For some time, management and marketing scholars have been investigating the nature of the relationship between market orientation and entrepreneurship and its implications for business performance. The first studies were concerned with the issue of whether or not entrepreneurship and market orientation drew from the same conceptual domain Miles and Arnold, 1991 and Morris and Paul, 1987. As researchers became more confident in distinguishing between the two, a range of studies began to investigate the various permutations and combinations of the constructs. Early research considered entrepreneurship as an antecedent to market orientation. The rationale for this was that by searching for product-market prospects, entrepreneurial firms tend to concentrate on customer needs and thereby become market oriented (e.g., Miles and Arnold, 1991 and Morris and Paul, 1987). Subsequent research reconceptualized entrepreneurship as a mediator between a firm's market orientation and performance in an effort to explain inconsistencies in the relationship between the two variables (e.g., Barrett and Weinstein, 1998, Han et al., 1998 and Jaworski and Kohli, 1993). Entrepreneurship was considered the means by which market orientation was translated into business performance (e.g., through development of new products, services, production process technology, organizational structure and/or administrative process). More recently, drawing on the resource-based view of the firm, Hult and Ketchen (2001) have suggested that market orientation and entrepreneurship are organizational capabilities that contribute to the creation of a unique resource, ‘positional advantage’, which positively affects performance. Finally, Atuahene-Gima and Ko (2001) argued that the maximum positive effect on performance is achieved when a firm's market orientation and entrepreneurship are aligned. In other words, performance is optimized when the organization is both highly market oriented and entrepreneurial. The diversity of approaches in the literature indicates that the combinative effects of market orientation and entrepreneurship on firm performance are undoubtedly complex. Clearly, both orientations are important and potentially complementary (Atuahene-Gima and Ko, 2001). Based on developments in the resource-based view of the firm (e.g., Wernerfelt, 1984) and notions of organizational capabilities (Teece et al., 1997), we find the argument for an interactive relationship between the two constructs persuasive. More recently, the entrepreneurship literature has drawn on a resource-based view to explore the contribution of entrepreneurship to organizational performance. Dess et al. (1999), for example, argue that entrepreneurship is a key driver of organizational transformation and strategic renewal through the creation and combination of organizational resources. Similarly, Zahra et al. (1999, p. 169) suggest that entrepreneurial activities can provide a “foundation for building new competencies or revitalizing existing ones”. Indeed, Stevenson and Gumpert's (1985) view of entrepreneurs as being skilled in the use of resources (e.g., financial capital, intellectual capital, skills, competencies) is consistent with this emerging perspective. Entrepreneurs, Stevenson argued, are concerned primarily with improving the firm's ability to use, exploit and/or extract value from available resources. In this paper, we consider entrepreneurship as an organizational capability, which has a modifying effect on market intelligence processing competence (i.e., market orientation) and its relationship with business performance. As such, we begin to explore the coordinating role of entrepreneurship on the collection and use of organization knowledge that leads to heterogeneous outputs and, ultimately, to a firm's competitive advantage (Alvarez and Busenitz, 2001). In the following sections, we provide a more detailed explanation of our theoretical rationale and discuss our hypothesized model in greater depth. We test a proposed model that focuses on the curvilinearity of the moderating effect of entrepreneurship on the market orientation–performance linkage. Finally, we provide a discussion of the results of our analysis and highlight some implications for managerial practice and future research.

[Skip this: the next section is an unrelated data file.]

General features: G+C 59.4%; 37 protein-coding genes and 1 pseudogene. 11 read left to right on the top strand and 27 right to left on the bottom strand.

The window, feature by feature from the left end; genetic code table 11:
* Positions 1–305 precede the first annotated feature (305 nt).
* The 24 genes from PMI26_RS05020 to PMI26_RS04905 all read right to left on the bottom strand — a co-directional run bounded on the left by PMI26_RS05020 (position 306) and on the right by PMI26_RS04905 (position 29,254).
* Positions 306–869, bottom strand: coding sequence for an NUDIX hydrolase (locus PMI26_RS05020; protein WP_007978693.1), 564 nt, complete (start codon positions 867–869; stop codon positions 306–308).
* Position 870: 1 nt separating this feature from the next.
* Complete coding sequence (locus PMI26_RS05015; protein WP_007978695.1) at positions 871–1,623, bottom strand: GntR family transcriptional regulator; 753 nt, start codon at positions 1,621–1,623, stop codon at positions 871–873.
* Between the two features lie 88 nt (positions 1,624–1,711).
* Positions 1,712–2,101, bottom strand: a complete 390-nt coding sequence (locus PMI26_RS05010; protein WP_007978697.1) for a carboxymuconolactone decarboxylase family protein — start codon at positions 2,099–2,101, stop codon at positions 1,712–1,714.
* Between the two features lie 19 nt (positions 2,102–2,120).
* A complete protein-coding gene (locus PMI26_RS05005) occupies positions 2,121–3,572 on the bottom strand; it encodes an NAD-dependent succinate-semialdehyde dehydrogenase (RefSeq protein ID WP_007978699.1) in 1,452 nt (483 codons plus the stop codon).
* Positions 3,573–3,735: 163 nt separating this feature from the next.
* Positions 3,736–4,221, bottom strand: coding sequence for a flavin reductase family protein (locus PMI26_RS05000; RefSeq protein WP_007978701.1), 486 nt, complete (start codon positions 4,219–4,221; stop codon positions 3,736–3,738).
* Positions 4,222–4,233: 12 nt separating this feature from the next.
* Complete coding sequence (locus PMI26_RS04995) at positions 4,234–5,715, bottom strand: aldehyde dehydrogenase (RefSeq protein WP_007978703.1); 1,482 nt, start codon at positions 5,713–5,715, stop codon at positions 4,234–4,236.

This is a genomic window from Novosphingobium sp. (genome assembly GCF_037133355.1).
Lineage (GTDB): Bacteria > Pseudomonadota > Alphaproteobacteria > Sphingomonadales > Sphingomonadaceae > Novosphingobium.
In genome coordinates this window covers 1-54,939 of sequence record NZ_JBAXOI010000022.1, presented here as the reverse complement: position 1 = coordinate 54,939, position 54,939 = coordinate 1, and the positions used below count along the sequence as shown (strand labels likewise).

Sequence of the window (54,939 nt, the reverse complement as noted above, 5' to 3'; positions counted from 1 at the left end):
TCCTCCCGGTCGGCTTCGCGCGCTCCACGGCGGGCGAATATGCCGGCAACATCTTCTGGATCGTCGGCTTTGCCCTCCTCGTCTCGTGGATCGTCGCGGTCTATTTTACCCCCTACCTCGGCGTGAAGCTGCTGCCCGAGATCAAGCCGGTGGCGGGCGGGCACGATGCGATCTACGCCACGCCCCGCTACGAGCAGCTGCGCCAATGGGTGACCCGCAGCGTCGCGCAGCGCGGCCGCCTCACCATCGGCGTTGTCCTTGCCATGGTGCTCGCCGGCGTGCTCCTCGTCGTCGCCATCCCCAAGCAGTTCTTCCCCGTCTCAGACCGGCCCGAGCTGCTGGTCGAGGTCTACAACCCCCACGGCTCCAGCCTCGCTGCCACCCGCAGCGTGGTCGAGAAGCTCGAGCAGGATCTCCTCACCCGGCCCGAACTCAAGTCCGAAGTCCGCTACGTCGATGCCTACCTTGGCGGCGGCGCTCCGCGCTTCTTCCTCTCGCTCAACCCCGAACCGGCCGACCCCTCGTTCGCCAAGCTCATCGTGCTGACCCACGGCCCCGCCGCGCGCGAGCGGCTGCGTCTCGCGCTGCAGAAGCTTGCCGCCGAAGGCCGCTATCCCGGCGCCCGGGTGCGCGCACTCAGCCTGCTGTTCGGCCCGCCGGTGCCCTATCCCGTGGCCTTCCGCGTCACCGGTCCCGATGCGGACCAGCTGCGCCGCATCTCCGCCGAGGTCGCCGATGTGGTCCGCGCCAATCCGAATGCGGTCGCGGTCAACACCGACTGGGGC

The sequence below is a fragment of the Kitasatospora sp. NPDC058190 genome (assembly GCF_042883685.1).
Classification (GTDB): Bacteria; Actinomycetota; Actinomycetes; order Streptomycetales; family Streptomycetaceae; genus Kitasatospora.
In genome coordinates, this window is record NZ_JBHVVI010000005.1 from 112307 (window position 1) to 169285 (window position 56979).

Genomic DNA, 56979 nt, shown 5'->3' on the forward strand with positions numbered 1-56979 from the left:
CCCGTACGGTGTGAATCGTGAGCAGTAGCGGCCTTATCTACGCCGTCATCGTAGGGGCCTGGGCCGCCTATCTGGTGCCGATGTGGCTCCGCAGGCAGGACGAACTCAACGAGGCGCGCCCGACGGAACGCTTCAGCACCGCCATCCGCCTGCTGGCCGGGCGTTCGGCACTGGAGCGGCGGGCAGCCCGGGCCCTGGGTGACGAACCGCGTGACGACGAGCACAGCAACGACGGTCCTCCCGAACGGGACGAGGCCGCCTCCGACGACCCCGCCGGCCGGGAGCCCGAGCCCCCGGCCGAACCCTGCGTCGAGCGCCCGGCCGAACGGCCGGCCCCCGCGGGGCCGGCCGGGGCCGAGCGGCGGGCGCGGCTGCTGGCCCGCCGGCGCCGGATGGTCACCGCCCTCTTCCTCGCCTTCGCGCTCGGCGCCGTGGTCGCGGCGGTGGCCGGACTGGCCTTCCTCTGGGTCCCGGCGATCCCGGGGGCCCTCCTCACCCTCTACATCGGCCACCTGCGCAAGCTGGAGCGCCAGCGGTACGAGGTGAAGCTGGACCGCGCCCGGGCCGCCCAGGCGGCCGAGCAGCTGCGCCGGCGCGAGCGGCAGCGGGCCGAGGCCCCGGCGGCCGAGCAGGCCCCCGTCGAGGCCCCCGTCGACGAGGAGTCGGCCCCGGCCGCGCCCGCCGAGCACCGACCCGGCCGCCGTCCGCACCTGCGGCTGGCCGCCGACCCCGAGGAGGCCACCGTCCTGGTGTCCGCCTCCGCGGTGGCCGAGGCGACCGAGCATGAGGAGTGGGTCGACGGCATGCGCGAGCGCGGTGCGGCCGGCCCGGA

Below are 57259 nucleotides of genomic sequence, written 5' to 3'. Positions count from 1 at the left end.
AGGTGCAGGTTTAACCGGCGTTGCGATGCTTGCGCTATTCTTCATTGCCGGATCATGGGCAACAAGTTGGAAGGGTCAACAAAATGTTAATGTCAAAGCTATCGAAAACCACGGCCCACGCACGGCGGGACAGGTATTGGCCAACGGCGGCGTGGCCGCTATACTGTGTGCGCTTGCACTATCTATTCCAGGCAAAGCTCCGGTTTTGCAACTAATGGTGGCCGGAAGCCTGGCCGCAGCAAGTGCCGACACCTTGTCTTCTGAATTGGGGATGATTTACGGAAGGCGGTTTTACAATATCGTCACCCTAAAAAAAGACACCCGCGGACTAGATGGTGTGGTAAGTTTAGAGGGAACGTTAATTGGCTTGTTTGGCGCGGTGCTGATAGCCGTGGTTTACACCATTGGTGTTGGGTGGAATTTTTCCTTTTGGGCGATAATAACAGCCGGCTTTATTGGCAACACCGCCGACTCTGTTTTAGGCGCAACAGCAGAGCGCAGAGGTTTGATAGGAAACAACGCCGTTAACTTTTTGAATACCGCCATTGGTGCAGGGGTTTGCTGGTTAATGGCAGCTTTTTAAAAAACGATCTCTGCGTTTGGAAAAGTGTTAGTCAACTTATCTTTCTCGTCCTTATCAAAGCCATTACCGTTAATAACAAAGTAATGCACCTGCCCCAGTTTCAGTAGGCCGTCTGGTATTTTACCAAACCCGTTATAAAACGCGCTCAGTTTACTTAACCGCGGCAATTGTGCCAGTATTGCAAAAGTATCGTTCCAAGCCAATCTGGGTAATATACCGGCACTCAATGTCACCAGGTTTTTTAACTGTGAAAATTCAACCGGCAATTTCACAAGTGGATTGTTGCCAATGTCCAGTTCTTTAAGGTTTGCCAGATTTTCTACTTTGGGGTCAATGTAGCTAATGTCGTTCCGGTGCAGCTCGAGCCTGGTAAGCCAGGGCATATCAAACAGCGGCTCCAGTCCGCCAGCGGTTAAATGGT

نتیجه گیری انگلیسی
Consistent with both the strategic management and marketing literature (e.g., Christensen and Bower, 1996 and Slater and Narver, 1995), our findings confirm that market orientation and entrepreneurship are two key elements in organizational success. However, contrary to the recent view that a high-market/high-entrepreneurship orientation is optimal (Atuahene-Gima and Ko, 2001), our study finds that the best combination is high-market/moderate-entrepreneurship orientation. In other words, market orientation is most effective when the firm maintains a moderate level of entrepreneurship orientation. For highly entrepreneurial firms, the process of gathering and disseminating market intelligence may be done out of obligation or habit rather than as a prudent and meaningful business practice. This finding is consistent with contingency views of entrepreneurship, which suggest that a high degree of entrepreneurship is not always desirable in certain market and structural conditions (e.g., Slevin and Covin, 1990). The notion that firms can be too entrepreneurial is intriguing. In recent decades, businesses have been presented with the seemingly endless array of opportunities stemming from globalization and the revolution in e-commerce. Until recent events, the suggestion that firms should moderate their entrepreneurial zeal in the face of such opportunities would have been ridiculed. It seemed that even the most improbable business proposal found willing backers during the ‘tech bubble’. Yet, if anything, the failure of many new-style entrepreneurial ventures has focused organizations' interest on the more conservative metrics of business performance such as cash flow, market share, and customer retention. Far from explaining the bursting of the tech bubble, our findings do suggest nonetheless that businesses pay close attention to organizational values and capabilities (such as entrepreneurship) for their potential influence on other activities and processes. While most would consider entrepreneurship as an inherently ‘outward-looking’ phenomenon, the view of entrepreneurship as a dynamic capability forces management to consider the internal implications of strong entrepreneurial values. Competencies in market intelligence generation, dissemination, and responsiveness need to be critically evaluated and maintained over time. Potentially entrepreneurial values can contribute to this process. Managers should look for opportunities to improve the way in which intelligence is generated (e.g., deriving information from multiple sources, using different channels in obtaining market information) in order to more reliably inform its entrepreneurial activities. Similarly, management might revise the way in which market intelligence is disseminated throughout the organization, such as prioritizing those to whom information is most relevant. We would also recommend that equal attention be paid to the possible impact of the level of entrepreneurial orientation on the performance of other key organization activities and processes (e.g., channel and customer relationship management, administrative systems and routines, commercialization of innovation). We recognize the limitations of using a cross-sectional study conducted within the bounds of a single industry. Specifically, our study context of nonprofit hospitals is unique. Many consider that because the current health care environment is complex and evolving (McConnell, 2000), the applicability of conventional organizational theories in the health care arena is suspect. For instance, recently, Boisot and Child (1999) argued that complexity absorption responses (i.e., complex strategies) are more effective in complex environments such as health care. This is opposed to the conventional view that simple strategies are the appropriate responses for complex and turbulent environments. Indeed, our finding that a combination of a high market orientation and a moderate entrepreneurship (a complex strategy) is most effective in the nonprofit health care industry is consistent with the complexity absorption response view. Whether this view will hold in other contexts is not known. We recommend that explorations of this relationship in other contexts should be undertaken. Although used widely, our view of entrepreneurship based on Covin and Slevin's (1989) conception is potentially limiting. Some suggest that this behavioral-based measure fails to capture aspects of climate and culture that are at the very heart of organizational entrepreneurship (e.g., Jelinek and Litterer, 1995). Shepherd and Krueger's (in press) intention-based model offers yet another perceptive on entrepreneurship. Clearly, further replications incorporating alternative views of organizational entrepreneurship are necessary and for this reason we remain circumspect about making generalizations based on our findings. At the very least, however, our study flags the possibility that the vigorous pursuit of entrepreneurial activities without regard for the effect on other organizational activities could be suboptimal. Organizational learning researchers have recently conceded that higher-level or generative style learning for some organizations is, at best, of no benefit and, at worst, costly (e.g., Bell et al., 2002). The results of this study hint that the same could be true for entrepreneurship. Indeed, a moderate level of entrepreneurship might be just enough.